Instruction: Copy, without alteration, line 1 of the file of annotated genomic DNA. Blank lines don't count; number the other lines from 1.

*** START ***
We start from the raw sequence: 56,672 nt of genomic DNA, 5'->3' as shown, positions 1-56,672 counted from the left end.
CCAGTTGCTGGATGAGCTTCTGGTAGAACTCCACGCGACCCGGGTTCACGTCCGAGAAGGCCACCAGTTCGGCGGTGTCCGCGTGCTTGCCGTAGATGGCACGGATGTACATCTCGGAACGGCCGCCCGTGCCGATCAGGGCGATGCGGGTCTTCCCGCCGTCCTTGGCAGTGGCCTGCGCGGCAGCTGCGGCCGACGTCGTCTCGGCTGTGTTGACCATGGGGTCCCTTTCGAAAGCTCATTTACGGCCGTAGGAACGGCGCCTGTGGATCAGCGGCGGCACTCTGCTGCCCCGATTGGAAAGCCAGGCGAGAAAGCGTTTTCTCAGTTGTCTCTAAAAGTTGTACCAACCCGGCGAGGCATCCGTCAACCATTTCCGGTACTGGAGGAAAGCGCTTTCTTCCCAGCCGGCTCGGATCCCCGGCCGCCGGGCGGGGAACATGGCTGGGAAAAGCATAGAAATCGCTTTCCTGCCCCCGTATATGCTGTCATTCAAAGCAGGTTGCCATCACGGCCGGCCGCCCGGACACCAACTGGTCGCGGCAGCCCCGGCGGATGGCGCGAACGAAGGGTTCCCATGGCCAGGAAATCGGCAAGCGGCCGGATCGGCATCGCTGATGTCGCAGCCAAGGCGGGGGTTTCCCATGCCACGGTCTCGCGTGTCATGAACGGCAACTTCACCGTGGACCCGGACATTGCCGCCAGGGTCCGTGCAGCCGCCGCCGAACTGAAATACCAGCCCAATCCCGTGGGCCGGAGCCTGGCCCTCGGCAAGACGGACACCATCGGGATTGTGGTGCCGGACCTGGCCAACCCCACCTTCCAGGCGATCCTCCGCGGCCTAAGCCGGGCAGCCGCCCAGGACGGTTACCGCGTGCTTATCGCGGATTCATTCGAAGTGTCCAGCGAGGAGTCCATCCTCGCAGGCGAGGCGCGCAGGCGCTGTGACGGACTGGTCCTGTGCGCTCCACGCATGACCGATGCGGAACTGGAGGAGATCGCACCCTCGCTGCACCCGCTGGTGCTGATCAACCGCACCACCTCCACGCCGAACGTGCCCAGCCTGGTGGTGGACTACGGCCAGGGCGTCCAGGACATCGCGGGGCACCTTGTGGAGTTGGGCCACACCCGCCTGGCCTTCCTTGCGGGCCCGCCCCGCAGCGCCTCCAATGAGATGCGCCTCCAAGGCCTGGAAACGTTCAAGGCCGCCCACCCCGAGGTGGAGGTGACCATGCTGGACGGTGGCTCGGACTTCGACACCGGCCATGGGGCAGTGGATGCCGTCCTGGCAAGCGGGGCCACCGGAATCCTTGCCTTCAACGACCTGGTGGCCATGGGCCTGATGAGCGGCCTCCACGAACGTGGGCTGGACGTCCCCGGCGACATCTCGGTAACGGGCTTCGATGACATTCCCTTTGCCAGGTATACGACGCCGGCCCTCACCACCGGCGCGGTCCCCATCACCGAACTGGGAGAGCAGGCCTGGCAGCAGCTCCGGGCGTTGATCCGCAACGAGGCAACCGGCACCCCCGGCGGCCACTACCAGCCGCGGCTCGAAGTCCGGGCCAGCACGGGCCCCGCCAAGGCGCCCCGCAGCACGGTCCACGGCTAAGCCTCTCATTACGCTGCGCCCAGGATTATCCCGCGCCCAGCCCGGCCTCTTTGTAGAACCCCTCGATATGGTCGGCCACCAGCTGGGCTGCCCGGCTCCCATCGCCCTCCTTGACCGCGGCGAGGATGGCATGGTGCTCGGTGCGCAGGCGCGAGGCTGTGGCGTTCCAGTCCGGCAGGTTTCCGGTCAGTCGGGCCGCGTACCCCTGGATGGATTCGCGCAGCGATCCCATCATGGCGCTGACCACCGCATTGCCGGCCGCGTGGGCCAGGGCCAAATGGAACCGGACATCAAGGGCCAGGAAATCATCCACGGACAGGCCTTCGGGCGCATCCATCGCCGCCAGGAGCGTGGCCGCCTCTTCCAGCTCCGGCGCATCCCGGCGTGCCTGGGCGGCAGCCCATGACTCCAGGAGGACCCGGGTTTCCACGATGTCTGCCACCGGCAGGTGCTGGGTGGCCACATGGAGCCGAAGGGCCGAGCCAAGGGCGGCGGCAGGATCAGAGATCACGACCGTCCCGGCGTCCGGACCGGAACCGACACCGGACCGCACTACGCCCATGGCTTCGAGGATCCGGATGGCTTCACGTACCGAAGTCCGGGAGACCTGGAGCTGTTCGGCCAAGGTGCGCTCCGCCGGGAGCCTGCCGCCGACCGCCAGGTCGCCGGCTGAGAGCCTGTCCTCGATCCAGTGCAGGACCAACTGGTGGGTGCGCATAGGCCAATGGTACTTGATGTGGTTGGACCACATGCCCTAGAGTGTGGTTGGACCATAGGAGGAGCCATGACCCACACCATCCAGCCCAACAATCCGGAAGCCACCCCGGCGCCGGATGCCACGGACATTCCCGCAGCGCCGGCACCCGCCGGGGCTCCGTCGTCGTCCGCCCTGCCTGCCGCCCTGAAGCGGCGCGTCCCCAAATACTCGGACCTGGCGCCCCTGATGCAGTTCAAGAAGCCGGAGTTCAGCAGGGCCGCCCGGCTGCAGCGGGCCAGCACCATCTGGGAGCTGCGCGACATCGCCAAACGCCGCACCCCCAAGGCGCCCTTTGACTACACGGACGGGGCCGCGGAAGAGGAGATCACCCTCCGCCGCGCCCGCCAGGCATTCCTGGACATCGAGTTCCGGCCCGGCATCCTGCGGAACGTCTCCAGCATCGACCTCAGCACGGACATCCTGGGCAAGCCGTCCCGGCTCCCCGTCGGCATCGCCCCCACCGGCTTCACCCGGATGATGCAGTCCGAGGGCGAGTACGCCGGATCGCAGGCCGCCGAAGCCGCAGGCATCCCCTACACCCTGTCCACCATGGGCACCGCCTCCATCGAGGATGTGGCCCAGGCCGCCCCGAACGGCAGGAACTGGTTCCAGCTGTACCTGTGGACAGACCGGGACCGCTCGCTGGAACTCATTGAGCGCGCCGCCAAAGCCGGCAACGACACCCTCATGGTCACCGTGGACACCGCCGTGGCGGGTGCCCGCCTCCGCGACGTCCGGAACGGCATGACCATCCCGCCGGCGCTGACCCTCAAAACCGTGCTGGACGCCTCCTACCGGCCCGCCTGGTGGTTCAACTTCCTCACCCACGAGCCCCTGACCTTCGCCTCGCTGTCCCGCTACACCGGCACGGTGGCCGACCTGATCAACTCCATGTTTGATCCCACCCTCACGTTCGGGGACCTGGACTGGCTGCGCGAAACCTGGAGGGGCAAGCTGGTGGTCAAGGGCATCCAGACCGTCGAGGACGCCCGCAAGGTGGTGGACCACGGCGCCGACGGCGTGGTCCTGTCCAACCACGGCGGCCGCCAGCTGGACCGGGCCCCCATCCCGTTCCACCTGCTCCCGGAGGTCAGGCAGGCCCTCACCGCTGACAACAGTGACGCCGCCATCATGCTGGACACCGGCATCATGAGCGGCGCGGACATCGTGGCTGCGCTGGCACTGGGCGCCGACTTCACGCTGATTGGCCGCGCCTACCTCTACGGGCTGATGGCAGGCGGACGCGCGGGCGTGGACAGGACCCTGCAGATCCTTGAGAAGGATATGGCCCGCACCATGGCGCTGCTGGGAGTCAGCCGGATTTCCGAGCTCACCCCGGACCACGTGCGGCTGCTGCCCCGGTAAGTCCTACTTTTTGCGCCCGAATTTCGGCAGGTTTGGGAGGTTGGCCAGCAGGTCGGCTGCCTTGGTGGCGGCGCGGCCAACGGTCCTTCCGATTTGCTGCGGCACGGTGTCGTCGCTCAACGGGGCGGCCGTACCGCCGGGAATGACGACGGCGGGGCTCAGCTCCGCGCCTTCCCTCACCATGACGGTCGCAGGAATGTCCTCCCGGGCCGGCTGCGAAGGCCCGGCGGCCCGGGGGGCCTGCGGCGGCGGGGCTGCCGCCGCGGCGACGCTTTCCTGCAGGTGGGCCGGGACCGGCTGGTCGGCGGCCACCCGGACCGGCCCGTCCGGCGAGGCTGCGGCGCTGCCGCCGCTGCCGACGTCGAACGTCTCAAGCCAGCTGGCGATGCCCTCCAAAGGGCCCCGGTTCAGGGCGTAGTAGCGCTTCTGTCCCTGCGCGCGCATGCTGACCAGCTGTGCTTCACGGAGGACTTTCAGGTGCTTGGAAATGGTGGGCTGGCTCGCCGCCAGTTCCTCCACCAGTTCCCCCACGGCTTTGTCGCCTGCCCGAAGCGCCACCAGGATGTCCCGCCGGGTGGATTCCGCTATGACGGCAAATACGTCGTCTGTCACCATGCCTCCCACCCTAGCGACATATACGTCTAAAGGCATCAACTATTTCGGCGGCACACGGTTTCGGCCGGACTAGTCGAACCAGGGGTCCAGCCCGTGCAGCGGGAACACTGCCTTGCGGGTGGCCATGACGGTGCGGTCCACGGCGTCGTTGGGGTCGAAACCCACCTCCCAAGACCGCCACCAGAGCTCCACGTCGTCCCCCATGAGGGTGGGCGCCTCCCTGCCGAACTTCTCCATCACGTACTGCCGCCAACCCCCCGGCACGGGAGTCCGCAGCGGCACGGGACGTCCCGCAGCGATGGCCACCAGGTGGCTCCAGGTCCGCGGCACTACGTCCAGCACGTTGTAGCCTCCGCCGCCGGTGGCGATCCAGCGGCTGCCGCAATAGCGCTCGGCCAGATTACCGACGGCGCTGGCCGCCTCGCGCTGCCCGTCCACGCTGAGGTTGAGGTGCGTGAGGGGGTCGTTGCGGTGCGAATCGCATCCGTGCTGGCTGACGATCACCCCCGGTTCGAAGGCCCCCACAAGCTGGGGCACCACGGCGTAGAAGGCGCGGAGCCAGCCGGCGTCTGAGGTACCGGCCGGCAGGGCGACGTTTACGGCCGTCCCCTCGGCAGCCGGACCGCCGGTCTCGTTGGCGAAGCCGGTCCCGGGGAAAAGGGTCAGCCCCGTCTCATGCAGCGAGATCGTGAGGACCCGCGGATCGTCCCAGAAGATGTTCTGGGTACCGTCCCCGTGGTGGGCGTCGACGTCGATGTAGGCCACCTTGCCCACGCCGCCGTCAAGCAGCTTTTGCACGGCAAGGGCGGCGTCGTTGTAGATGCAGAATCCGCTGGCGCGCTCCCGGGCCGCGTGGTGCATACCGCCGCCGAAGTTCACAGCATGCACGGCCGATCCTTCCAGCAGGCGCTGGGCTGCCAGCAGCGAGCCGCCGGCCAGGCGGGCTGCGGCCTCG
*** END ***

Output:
We start from the raw sequence: 56,672 nt of genomic DNA, 5'->3' as shown, positions 1-56,672 counted from the left end.